‘My beautiful one, my love, my pet; you can teach me the religion of love! I the great lover, you the distant young love of my life – I am prepared to die in the beauty and ardour of your kiss!’ The eighteen-year-old Jeanne-Aurélie Grivolin, on holiday in Cherbourg, reads a letter from her older Parisian lover and believes every word. Except that neither the lover nor Mademoiselle Grivolin actually exist beyond the imagination of a schoolteacher from Lyons, Roger Pillet (1886–1918), who wrote Les oraisons amoureuse shortly before his early death. It was first published by Lyons publisher Deux-Collines in 1919 with illustrations by Pillet’s friend Pierre Combet-Descombes, and as well as the fantasy love-letters included a short ‘biography’ of Jeanne-Aurélie Grivolin, even giving her dates as 1784–1869.
And the book with its invented saccharine love-letters might well have disappeared from view, except that publishers kept eyeing the text with its excellent lover-to-lover gift potential, especially when suitably illustrated. René-Louis Doyon’s publishing house La Connaissance produced a limited edition illustrated by Yan Bernard Dyl in 1926, and when the large Paris publisher Denoël reprinted it in 1938 they also sold the English-language rights to Constable; when he discovered it James Bond author Ian Fleming gave an inscribed copy to his ‘secret’ lover Maud Russell. Constable translated Oraisons as Breviary of Love; being the private journal written at Lyon and Cherbourg during the years 1802–3 of Jeanne Aurélie Grivolin; the (good) translation was by Michael Sadler.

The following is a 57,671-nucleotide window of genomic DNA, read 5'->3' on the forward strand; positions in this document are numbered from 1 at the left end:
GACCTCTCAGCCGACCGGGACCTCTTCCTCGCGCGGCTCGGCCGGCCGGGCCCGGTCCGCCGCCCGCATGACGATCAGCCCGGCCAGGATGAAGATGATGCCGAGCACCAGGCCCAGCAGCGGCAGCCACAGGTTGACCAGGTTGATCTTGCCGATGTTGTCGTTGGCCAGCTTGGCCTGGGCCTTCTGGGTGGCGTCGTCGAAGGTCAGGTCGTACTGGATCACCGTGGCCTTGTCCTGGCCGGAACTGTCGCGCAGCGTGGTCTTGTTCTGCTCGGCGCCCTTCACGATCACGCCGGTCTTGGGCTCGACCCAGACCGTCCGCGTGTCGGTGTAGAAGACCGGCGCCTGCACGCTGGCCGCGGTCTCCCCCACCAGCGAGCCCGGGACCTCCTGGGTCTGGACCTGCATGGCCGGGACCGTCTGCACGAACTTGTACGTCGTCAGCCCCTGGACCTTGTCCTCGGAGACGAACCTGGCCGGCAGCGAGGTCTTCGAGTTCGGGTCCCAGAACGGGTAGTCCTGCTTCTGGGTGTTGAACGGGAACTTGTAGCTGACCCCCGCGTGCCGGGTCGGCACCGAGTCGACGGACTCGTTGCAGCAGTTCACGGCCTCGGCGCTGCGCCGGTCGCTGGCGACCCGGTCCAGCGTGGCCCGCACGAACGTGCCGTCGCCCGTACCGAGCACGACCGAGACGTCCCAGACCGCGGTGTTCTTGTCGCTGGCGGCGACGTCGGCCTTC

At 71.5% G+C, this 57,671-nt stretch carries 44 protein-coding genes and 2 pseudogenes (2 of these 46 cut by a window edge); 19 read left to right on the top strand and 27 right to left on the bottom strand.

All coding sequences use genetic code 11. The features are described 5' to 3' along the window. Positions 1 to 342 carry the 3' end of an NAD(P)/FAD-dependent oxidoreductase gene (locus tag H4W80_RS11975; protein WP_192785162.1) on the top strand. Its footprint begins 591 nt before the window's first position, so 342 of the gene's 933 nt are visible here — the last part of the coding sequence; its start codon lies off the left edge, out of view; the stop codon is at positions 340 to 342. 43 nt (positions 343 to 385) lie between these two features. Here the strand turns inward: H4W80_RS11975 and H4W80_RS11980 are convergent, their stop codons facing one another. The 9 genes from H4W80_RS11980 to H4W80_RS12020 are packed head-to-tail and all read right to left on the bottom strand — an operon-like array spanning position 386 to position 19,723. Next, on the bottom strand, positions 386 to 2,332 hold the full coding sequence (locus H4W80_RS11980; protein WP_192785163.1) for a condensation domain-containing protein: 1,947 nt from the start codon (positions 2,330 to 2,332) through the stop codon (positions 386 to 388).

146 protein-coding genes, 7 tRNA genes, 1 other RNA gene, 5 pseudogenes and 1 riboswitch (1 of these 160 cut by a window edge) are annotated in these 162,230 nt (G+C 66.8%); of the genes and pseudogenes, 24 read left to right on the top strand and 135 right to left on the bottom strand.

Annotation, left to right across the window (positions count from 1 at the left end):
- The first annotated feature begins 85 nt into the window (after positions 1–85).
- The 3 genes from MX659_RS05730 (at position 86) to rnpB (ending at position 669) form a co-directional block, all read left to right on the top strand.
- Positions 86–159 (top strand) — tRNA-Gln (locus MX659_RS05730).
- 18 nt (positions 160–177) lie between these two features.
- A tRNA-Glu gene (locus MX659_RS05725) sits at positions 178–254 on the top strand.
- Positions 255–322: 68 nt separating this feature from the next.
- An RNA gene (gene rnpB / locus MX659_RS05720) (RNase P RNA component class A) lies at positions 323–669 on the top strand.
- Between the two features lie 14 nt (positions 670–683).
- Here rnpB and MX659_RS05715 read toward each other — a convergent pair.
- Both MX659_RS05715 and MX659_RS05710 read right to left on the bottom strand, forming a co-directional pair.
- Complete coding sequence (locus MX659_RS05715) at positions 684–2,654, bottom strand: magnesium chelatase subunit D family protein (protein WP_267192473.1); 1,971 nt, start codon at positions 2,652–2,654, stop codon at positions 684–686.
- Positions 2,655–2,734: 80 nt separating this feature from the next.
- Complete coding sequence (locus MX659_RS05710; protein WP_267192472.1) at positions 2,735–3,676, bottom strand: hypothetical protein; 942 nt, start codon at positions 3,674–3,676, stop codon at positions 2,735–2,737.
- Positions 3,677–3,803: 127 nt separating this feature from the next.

That was not the end of the Oraisons, however. In 1951 Collection du Lierre produced a new limited edition with ten very-1950s colour illustrations by Jean-Gabriel Domergue, and in 1957 the high-quality art publisher Les Heures Claires invited Bécat to produce a new portfolio to accompany Pillet’s colourful text. Bécat clearly enjoyed the commission, and freed from the constraints of a tight narrative produced some of his best and most mature work; it was to be one of the last books he illustrated.
The Bécat-illustrated Oraisons was published in a limited numbered edition of 650 copies, cased in a cream étui (slipcase).
We are very grateful to Talisman Fine Art (www.talismanfineart.com) for these illustrations.